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Escape city bustle with trek to Sierra City

By: Lauren Weber, The Placer Herald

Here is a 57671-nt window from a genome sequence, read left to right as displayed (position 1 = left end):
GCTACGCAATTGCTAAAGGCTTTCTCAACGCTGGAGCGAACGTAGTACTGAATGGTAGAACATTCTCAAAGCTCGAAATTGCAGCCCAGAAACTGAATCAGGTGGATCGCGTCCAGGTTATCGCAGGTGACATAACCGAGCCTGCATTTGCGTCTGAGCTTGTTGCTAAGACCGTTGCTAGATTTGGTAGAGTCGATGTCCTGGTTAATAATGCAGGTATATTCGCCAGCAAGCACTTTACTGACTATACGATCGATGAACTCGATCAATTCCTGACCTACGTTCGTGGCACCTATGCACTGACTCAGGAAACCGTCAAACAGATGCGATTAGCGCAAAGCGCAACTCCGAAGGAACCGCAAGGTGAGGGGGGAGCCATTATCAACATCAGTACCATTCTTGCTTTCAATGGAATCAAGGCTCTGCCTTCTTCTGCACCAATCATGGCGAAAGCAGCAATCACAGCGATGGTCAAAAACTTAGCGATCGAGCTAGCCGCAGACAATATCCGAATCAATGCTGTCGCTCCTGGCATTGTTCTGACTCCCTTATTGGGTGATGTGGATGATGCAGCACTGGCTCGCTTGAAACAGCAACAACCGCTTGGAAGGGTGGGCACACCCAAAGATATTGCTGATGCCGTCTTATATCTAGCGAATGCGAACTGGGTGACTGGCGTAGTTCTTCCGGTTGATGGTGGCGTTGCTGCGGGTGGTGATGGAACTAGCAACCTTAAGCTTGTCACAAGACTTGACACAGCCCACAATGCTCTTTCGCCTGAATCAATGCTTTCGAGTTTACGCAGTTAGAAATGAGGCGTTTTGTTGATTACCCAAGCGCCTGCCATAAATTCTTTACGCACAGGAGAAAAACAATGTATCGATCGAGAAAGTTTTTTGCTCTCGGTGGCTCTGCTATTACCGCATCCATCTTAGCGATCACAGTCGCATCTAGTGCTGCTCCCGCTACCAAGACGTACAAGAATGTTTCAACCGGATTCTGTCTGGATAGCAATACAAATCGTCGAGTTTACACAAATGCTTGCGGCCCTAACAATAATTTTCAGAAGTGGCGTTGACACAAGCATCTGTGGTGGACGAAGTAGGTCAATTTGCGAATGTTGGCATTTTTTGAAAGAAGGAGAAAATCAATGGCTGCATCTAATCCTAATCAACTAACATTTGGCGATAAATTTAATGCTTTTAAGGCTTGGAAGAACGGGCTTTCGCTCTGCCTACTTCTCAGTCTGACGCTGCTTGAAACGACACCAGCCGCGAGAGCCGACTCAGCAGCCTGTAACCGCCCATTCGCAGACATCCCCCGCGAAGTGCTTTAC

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Calm instantly creeps in as you enter Herrington’s Sierra Pines resort. Just a two-hour drive from Rocklin, passing charming small Northern California towns with populations of mere hundreds scattered along Highway 49, until the aroma of pine and clean air fills the car, lays Sierra City — population less than 300. At the base of the city, Herrington’s Sierra Pines is nestled between the Sierra Buttes, a cluster of peaks stretching toward the sky, and the North Yuba River. At the mountain’s base you’ll find a lusciously-green meadow where deer can sometimes be found feeding. The view and wildlife make it seem as it you’ve left civilization completely. But just across the way, the resort awaits. Inside the simple rooms with a five-station television and large glass doors, guests are encouraged to take in the view outdoors — views of the rocky North Yuba River bordered by soaring pines and a waterfall rushing down into the river. But what awaits outside the room’s view is what drives most people to visit Sierra City. For a quick morning or pre-dinner walk, take a stroll along the river and take a seat in the red wood chairs perched on a rock-free patch overlooking the water. Read a book, take a nap or simply enjoy the peace and quiet here. For more vigorous hikes, Herringtons’ staff is full of highly-recommended and tested hikes, including a loop around Cub Lake, Little Bear Lake and Big Bear Lake. Bordering the Plumas National Forest and Tahoe National Park, the air fills with the fresh scent of green trees and the sky is a crystal-clear blue and a comfortable feel of about 70 degrees during the summer months. You may only pass a handful of fellow hikers, but that’s part of the appeal — it’s just you and nature. For lunch on the go, stop in the general store in the heart of downtown Sierra City along Main Street where you’ll not only find hardcore hikers stopping to replenish with fresh sandwiches from the deli, but also locally-made jam flavors like raspberry Chambord. The town’s allure can be seen along its small downtown where a Weather Rock sign predicts the weather through a rock’s perspective: if rock is wet, it is raining, one verse reads. Back at the foot of the resort lies a small trout pond where families gather, and for 25 cents, it’s feeding time for the fish, anytime. From the candy-like dispenser, people grab a handful of fish pellets to feed the eager trout, that fight for any nibble. Across the pond, its dinnertime at Herringtons’ restaurant, open to guests as well as hungry hikers and townspeople. The Rainbow Trout Amandine is freshly caught and prepared trout from the pond just feet away, topped with roasted almonds. The chicken, honey-dipped and deep fried, is one of the popular dinners at Herringtons according to owner Mike Herrington. The menu also features Certified Angus Filet Mignon charbroiled and bacon wrapped, as well as a breakfast menu of French toast, omelets and the house special of fresh Rainbow trout. The gift shop acts as the restaurant’s entrance, where visitors can purchase hiking trail maps and books and feel the essence of outside, inside through the cherry tree trunk growing inside the space. Herrington said the restaurant dining room used to be the family’s home and has since transformed into a dining and meeting room for the resort. Whether a vacation to do list is filled with hiking, fishing, golfing, horseback riding, rafting or reading, at Herrington’s, there is something for everyone — of every age, ability and interest. For more information on Herrington’s Sierra Pines, call (800) 682-9848 or (530) 862-1151 or go to www.herringtonssierrapines.com. Lauren Weber can be reached at laurenw@goldcountrymedia.com.